In many pictures, the islands that make up the Maldives are so beautiful that they almost look unreal.
The balmy island nation is replete with coral reefs, sea life and sandy lagoons – and has the tourist stats to match.
This week brought trouble in paradise, however. The president refused to honour a Supreme Court order to release jailed opposition leaders, and declared a state of emergency.
The move was condemned internationally, and some observers said tourists should boycott the country on human rights grounds.
Their argument begs the question: Should we all pick our holiday destinations for their ethical credentials? (And would anywhere stand up to scrutiny if we did?)
A long way from paradise
UK-based agency Responsible Travel sells trips to tourists who want to see the world without furthering social injustice, or harming the environment.
Its CEO Justin Francis has been pondering these dilemmas since the company’s launch in 2001.
He notes that while the tourism industry has a vested interest in painting places like the Maldives as “paradise”, the truth can be less pleasant – and eventually it comes out.
“It’s hard to hide the truth from tourists,” he says. “I may never see the sweatshop that makes my T-shirt. But if you travel there, you meet someone, the taxi driver or whoever… The things they don’t want you to see, you will hear.”
That includes environmental horrors as well as potential rights violations. In 2012, the BBC’s Simon Reeve filmed a huge island waste dump in the Maldives, which he described as “gobsmacking”.
How do you make sure your holiday is ethical?
Mr Francis says that Responsible Travel “promotes holidays, not countries”. That’s partly because it’s hard to find a single destination with a spotless record on human rights, animal rights, and the environment.
He cites America as an example, asking: “Should we boycott the US because they pulled out of the Paris climate accord?”
Furthermore – and more encouragingly – he believes tourists have the power to travel responsibly, even in destinations with poor rights records.
His two key questions for informed travellers are: Will my holiday be enjoyable, and will it benefit local people?
It’s also wise to educate yourself about tourist scams in your destination of choice. In Bali, for example, the rise in travellers keen to “give something back” has spawned orphanages which exploit children for profit.
Luke McMillan of the British charity Tourism Concern, which promotes ethical travel, thinks the best tourism is “organised by people who believe in improving local communities, through increasing employment… and investing some of their profit to improve things, such as infrastructure”.
Can you ever avoid funding a government?
In reality, you will inevitably fund the government when you visit a country – even if it’s just through airport taxes, or those paid by local businesses. For some people, that’s reason enough to shun anywhere with a repressive regime.
But others would argue that if you’re putting money into local people’s hands, that mitigates the impact. Karen Simmonds, managing director of London travel agency Travel Matters, is one of them.
“You can still make a positive contribution to people living under difficult regimes,” she told the BBC. “I think tourism can be that force for good. We can all serve and steward [the world] and learn from each other.”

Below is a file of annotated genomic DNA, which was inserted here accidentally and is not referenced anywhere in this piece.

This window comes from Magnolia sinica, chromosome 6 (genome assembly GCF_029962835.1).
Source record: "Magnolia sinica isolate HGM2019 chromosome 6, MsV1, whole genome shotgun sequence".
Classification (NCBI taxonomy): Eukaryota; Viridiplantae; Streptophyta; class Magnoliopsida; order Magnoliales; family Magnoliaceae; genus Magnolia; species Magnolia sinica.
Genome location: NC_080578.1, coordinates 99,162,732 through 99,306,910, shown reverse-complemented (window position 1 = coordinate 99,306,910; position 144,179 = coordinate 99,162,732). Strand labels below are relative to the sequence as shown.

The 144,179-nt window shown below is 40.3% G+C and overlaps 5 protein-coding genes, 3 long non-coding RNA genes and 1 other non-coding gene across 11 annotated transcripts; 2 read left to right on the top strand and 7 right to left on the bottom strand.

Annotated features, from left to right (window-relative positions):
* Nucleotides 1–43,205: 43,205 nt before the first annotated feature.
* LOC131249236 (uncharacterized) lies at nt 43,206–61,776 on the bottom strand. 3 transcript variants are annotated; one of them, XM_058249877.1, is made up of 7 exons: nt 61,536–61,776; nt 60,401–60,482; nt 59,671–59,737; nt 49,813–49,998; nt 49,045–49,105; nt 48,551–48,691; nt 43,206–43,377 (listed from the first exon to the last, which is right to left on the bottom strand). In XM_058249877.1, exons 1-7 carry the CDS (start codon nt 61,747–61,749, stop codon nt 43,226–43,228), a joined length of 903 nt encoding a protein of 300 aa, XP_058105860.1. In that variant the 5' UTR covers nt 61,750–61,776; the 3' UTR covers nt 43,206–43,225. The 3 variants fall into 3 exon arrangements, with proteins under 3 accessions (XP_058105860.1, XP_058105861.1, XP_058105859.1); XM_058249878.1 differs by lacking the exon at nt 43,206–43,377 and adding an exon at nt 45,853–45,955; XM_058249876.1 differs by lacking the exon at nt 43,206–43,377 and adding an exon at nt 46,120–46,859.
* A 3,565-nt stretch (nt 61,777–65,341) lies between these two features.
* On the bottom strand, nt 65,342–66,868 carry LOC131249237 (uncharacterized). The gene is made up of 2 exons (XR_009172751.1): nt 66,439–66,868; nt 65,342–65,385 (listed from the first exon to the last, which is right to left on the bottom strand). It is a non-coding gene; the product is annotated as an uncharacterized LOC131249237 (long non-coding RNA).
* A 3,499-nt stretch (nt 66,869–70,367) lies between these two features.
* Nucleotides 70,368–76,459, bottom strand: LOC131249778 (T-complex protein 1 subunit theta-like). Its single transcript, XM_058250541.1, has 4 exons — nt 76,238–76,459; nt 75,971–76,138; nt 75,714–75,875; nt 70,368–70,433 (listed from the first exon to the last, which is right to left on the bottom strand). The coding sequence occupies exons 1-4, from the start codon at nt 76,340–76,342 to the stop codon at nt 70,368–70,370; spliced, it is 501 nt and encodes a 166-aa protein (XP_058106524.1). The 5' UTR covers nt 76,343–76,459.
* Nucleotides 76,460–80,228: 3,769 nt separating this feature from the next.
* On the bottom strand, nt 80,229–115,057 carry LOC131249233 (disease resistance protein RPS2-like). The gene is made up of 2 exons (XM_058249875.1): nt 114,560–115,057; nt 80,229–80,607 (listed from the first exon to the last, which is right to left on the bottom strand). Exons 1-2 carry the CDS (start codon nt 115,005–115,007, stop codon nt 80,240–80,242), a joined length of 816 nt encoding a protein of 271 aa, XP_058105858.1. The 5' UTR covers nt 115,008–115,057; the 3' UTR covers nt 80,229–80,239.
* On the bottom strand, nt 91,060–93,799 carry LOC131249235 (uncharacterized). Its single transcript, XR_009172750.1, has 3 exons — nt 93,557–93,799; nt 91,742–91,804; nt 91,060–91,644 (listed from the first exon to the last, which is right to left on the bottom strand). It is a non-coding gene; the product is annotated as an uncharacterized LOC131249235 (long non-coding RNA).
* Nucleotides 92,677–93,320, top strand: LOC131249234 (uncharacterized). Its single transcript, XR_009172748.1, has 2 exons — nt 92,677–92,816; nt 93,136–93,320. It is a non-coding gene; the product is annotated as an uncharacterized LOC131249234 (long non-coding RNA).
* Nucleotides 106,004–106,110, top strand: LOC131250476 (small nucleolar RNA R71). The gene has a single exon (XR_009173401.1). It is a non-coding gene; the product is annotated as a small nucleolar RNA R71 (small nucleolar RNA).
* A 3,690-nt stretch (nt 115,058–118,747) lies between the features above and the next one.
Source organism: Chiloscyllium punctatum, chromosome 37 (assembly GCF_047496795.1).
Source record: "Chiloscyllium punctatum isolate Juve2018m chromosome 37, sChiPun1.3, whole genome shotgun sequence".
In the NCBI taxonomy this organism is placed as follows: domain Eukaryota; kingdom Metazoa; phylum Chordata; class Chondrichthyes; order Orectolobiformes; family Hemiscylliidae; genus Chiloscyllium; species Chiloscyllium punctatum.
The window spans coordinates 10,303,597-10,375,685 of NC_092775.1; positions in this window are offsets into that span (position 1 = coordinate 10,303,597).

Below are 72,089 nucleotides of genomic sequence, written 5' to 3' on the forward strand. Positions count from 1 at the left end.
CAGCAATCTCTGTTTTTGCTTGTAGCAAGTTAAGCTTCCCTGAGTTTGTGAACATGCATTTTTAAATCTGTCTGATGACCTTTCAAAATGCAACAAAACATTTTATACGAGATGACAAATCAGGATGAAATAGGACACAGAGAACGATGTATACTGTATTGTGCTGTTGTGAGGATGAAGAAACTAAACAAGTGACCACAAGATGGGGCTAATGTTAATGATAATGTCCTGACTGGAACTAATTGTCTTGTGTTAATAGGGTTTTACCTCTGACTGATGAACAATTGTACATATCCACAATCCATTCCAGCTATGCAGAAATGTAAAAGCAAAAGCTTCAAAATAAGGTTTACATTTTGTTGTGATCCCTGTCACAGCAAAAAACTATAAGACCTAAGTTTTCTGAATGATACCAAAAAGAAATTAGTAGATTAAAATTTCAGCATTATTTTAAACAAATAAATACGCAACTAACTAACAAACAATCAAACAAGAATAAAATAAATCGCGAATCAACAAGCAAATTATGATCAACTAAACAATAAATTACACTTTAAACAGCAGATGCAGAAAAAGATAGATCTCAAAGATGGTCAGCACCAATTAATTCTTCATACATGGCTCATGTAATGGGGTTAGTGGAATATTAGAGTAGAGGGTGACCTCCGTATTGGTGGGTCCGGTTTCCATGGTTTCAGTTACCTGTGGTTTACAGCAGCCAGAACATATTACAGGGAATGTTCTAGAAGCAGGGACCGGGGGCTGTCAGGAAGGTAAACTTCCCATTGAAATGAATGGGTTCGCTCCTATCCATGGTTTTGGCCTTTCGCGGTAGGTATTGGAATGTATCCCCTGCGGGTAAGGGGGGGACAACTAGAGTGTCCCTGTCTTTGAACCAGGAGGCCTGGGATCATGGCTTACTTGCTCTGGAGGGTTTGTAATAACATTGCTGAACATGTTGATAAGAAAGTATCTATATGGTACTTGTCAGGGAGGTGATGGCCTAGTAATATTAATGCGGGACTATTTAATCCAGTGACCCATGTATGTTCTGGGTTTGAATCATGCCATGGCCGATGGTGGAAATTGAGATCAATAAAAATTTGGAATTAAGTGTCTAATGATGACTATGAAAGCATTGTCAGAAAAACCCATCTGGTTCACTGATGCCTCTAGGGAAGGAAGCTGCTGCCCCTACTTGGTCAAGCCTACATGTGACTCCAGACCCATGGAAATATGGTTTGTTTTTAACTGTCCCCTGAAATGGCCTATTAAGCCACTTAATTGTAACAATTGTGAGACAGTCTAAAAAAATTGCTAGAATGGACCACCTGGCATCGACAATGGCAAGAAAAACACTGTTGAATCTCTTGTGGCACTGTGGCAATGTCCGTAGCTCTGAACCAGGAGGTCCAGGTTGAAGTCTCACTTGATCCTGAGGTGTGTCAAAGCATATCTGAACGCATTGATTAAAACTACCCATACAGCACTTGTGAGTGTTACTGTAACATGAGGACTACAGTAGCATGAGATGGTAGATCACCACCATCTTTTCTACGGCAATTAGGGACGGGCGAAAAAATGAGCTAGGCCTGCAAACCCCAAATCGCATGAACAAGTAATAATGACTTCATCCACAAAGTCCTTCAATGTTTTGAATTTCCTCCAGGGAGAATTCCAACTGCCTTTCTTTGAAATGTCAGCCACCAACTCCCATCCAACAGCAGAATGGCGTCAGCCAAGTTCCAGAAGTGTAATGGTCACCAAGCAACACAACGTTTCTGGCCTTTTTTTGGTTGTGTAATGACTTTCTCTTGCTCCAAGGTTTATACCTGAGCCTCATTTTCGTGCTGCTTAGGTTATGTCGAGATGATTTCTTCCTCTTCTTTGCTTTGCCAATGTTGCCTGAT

It’s worth considering that a burgeoning tourism industry is labour-intensive, and creates employment for a country’s least formally-skilled people. The World Travel and Tourism Council estimates that one in 10 jobs globally is underpinned by the sector. And whatever their level of schooling, locals have an asset visitors value – a deep understanding of their own culture and environment.
When the facts change…
Sometimes a country’s situation changes, of course. Myanmar, also known as Burma, is a case in point.
It’s the only country Responsible Travel has ever boycotted, and the reasons were twofold: Firstly the elected leader Aung San Suu Kyi, who was under house arrest, had called for an international boycott, and the company wanted to honour that. Secondly, Myanmar’s military rulers owned most of the tourist infrastructure, meaning travellers would enrich the junta, not the local Burmese.
Then in 2010, Ms Suu Kyi was released – and a year later her party said it would welcome “visitors who are keen to promote the welfare of the common people”.
Responsible Travel started sending tourists again, even though the military still had a powerful grip over parliament.
Since 2017 that decision has been complicated by the bloody crackdown against Myanmar’s Rohingya people – a persecuted ethnic minority – in response to militant attacks by an insurgent group. More than 740,000 have fled to neighbouring Bangladesh, bringing tales of mass murder, rape and torture – all of which the government denies.
Mr Francis says customers have raised “strong feelings which I share” about the appalling situation there.
However, he adds: “It would be completely wrong to assume everyone in Burma agrees with what the government is doing.” Keep up the boycott, he argues, and you’re “persecuting a people for their government”.
Doesn’t all this cross-checking take the fun out of travel?
Tourists who want to leave responsibility behind them may not be keen on all this question-asking.
So here’s a selfish benefit for those who need one: What many travellers want most is an authentic experience of their host country, and when tourists are considerate and intellectually engaged, locals are far more likely to share their lives, culture and history.